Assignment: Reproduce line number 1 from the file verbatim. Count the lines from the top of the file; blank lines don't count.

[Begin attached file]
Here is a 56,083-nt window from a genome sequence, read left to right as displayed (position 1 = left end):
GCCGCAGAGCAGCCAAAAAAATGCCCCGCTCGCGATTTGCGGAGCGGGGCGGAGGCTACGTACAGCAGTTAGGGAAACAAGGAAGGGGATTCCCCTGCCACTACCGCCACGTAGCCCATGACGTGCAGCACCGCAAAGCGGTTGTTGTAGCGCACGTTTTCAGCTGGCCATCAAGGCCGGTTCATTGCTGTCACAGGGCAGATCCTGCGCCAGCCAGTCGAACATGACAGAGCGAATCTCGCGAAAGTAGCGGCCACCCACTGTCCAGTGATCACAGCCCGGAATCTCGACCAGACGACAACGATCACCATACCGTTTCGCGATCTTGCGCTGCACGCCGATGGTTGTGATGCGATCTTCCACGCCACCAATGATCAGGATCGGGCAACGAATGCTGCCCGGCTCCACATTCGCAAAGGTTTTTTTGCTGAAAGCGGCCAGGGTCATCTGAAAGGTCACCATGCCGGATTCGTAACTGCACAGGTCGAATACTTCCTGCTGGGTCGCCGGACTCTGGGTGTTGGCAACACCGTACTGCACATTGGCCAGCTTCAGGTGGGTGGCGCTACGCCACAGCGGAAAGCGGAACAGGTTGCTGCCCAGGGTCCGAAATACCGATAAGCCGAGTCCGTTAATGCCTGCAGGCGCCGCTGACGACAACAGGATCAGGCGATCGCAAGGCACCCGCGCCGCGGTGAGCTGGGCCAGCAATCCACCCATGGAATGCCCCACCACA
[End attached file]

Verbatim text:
Here is a 56,083-nt window from a genome sequence, read left to right as displayed (position 1 = left end):